Anchorage/Eagle River @ UFCW Office (501 W. Northern Lights Blvd)
Eagle River @ Parks & Rec ( 12001 Business Blvd)
Palmer/Wasilla @ A T & T Sports Center
Homer @ Bidarka Inn (Downstairs Conference Room)
Fairbanks @ UFCW Office (2120 S. Cushman Suite 201)
North Pole @North Pole Plaza (next to Ben Franklin)
Kenai/Soldotna @ Aspen Hotel Kenai
Kenai/Soldotna @ Aspen Hotel Kenai
Seward @ Holiday Inn Express (Conference Room)
Ketchikan @ IBEW
Ketchikan @ Best Western Landing
Petersburg @ Scandia House
Juneau @ Travel Lodge Glacier Hwy
**Union members who attend General Membership meetings receive 50% refund for that month on their union dues. SOLIDARITY WORKS!
9:00 AM & 5:00 PM
11:00 AM & 5:00 PM
6:00 PM & 8:00 PM
The Union Bargaining Committee met with Albertsons/Safeway on April 21st, 22nd, and 23rd to begin negotiating the Anchorage/Eagle River Agreement which is set to Expire on May 31, 2015. The Union side and the Employer exchanged proposals and made some progress. When the last session ended, we had just begun discussing issues such as Health & Welfare, Pension and Wages. The Union and the Committee are dedicated to preserving the wages and benefits you currently enjoy and to making the improvements you so richly deserve. We are scheduled to meet again on May 12th, 13th, and 14th to continue the process.
Recently, the City Council in Alameda, California, signed a new ordinance requiring companies purchasing large grocery stores to retain workers for at least 90 days if the stores’ ownership changes. The ordinance will protect the jobs of grocery workers after a sale or transfer takes place for stores that are more that 15,000 square feet. As written, the ordinance covers Alameda’s Safeway, Lucky’s and Nob Hill grocery stores. UFCW Local 5 provided testimony during hearings in support of the ordinance and stressed the importance of grocery workers not having to live in fear that they are going to immediately lose their jobs if the stores’ ownership changes. “Stores change hands frequently in the grocery industry. This ordinance will give us the opportunity to provide the public with the quality service and products they are accustomed to and deserve. And it will give us peace of mind that our jobs are safe following a store ownership change,” said Joe McAdams, a Safeway meat cutter and member of UFCW Local 5.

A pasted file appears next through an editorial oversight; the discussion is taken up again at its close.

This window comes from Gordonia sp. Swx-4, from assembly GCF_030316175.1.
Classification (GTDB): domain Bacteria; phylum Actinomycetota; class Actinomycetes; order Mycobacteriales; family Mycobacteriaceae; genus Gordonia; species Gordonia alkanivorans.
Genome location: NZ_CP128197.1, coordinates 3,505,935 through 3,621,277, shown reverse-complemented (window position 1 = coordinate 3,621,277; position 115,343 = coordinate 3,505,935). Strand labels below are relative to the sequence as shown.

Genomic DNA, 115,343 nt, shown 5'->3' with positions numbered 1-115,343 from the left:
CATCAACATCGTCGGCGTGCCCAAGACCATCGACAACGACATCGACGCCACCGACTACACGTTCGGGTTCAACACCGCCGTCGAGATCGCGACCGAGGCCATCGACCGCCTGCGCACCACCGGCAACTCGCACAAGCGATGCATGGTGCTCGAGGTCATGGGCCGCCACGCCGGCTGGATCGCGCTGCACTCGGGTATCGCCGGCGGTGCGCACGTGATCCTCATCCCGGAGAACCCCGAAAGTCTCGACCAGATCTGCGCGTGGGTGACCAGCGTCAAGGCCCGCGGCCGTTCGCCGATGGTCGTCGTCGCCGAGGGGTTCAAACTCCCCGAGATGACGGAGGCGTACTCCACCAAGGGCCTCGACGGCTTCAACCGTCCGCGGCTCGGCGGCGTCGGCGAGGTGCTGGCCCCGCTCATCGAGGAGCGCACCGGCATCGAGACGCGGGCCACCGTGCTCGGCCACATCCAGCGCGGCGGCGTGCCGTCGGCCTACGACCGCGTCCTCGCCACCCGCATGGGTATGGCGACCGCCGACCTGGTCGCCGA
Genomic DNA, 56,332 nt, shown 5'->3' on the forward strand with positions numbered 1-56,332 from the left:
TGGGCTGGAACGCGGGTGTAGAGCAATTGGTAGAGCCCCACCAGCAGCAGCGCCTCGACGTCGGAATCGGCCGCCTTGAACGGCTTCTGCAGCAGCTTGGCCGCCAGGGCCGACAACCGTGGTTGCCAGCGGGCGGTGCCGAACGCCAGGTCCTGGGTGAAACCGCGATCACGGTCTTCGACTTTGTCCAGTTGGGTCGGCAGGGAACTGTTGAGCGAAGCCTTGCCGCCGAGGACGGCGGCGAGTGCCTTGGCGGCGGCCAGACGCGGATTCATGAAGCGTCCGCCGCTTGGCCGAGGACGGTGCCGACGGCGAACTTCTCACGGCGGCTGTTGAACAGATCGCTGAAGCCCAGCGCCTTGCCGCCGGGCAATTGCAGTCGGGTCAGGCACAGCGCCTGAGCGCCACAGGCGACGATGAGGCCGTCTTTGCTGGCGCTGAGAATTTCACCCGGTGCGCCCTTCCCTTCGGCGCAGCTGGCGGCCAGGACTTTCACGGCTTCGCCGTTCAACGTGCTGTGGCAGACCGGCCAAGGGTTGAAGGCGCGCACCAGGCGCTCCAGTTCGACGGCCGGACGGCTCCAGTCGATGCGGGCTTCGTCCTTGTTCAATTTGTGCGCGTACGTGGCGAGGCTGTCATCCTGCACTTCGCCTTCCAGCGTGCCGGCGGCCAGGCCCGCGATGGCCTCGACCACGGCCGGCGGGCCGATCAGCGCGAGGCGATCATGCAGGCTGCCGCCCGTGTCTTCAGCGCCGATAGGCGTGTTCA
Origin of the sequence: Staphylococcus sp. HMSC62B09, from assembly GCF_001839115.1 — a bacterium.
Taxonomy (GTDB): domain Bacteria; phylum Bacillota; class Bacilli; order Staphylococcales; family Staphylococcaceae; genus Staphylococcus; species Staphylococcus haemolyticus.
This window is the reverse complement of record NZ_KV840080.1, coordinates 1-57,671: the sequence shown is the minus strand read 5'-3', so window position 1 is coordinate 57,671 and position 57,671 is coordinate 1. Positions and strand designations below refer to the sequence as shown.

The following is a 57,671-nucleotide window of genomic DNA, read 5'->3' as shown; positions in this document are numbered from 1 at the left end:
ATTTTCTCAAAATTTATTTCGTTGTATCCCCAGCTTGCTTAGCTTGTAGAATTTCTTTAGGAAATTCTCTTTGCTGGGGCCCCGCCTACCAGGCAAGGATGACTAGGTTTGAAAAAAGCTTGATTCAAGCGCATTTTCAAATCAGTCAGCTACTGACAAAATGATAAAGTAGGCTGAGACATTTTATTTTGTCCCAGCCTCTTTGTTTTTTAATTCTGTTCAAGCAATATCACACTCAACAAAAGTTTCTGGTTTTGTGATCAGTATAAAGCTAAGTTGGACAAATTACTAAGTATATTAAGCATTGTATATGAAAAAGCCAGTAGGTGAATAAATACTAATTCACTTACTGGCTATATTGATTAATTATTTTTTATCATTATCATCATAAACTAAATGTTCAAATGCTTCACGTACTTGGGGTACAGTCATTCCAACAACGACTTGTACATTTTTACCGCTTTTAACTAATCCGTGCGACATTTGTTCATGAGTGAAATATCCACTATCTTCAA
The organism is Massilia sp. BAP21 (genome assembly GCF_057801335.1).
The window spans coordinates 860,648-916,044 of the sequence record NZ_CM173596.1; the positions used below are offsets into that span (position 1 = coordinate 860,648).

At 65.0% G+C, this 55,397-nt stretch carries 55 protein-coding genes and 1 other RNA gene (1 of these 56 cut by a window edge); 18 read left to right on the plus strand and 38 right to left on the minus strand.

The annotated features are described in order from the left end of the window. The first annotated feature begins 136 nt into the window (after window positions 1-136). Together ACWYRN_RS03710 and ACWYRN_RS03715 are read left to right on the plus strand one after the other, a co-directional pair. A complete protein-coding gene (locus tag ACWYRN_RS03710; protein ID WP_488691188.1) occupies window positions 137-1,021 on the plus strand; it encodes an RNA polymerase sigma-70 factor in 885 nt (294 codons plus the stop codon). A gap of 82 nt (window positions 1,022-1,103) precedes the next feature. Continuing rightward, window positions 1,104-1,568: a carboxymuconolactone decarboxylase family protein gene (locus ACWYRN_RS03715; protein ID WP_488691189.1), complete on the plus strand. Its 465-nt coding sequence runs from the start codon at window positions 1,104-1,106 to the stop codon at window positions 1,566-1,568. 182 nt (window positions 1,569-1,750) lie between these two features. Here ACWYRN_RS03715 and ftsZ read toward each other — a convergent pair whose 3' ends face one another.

American retailers are finally starting to get the message: it’s time to raise the wage! In March, Walmart announced that the company will be hiking wages for 500,000 of its employees nationwide, raising pay to $9 an hour in April and $10 an hour by February of 2016. This decision came after years of pressure from members of OUR Walmart, who have bravely been standing up to the world’s largest retailer for better pay and regular hours. With the support of UFCW members and community organizations, workers are winning change. Unlike many retail workers, UFCW and other union members are able to raise wages at companies by bargaining strong contracts. Union members also help raise the bar in the retail industry by joining Walmart workers to stand up to competitors like Walmart and pressuring them to raise wages. Other retailers are already following suit. TJ Maxx, Marshall’s and Home Goods announced they will raise their minimum wage to $9 and hour in June and to $10 in 2016. Target is reportedly planning to raise its minimum wage to $9 per hour in all U.S. stores in April. Yahoo Finance Senior Columnist Michael Santoli points out that Target is not raising wages solely to compete with Walmart. “The only reason all the retailers are doing this is because they actually have to listen to what the labor market can give them. Essentially all of them are just following the fact...that the labor market is tight enough. It’s hard enough to find people at minimum wage and they don’t like to have a lot of employee turnover. From a total economic perspective, Target and all these other chains are going to raise their going wage, but they’re not really going to be able to pass that cost through to customers...Maybe their profit margins go down a little bit...it’s a reflection of the fact that we’ve tightened up this labor market relatively well.”
When workers decide they want to join together to improve their working conditions and jobs, they contact a union that will help guide their efforts to organize. Once a majority of the bargaining unit shows interest by signing a union authorization card, the union will approach the employer to see if the worker’s wishes to organize will be recognized. If the employer fails to honor this request then a petition for election will be filed on your behalf with the National Labor Relations Board (NLRB). When the workers win their union vote, they then begin to negotiate for a union contract. Remember the law protects workers joining a Union! You are protected under federal law, which supports freedom of association. Employers are not allowed to discriminate or show any reprisal against workers for choosing to join a union. If you know of anyone that would benefit from union representation, please contact our offices at 258-1496 or 1-800-478-1496,
How do I access or get on Safeway HR? Log into Safeway.com, go to bottom of page, click on Employees, then click on the HR Direct link to login. Your store management can help you with this.
How do I access my paystub and other information for Fred Meyer? Fred Meyer employees can go to www.myhrexpress.com for payroll information, such as hours, next raise, classification etc. They should contact their HR Rep. at the store or their store director for directions or questions.
What is my classification and/or rate of pay? Check with your manager, call us or Safeway Employee Service Center at 1-888-255-2269. When will I be eligible for my next raise? You can call us or Safeway Employee Service Center at 1-888-255-2269.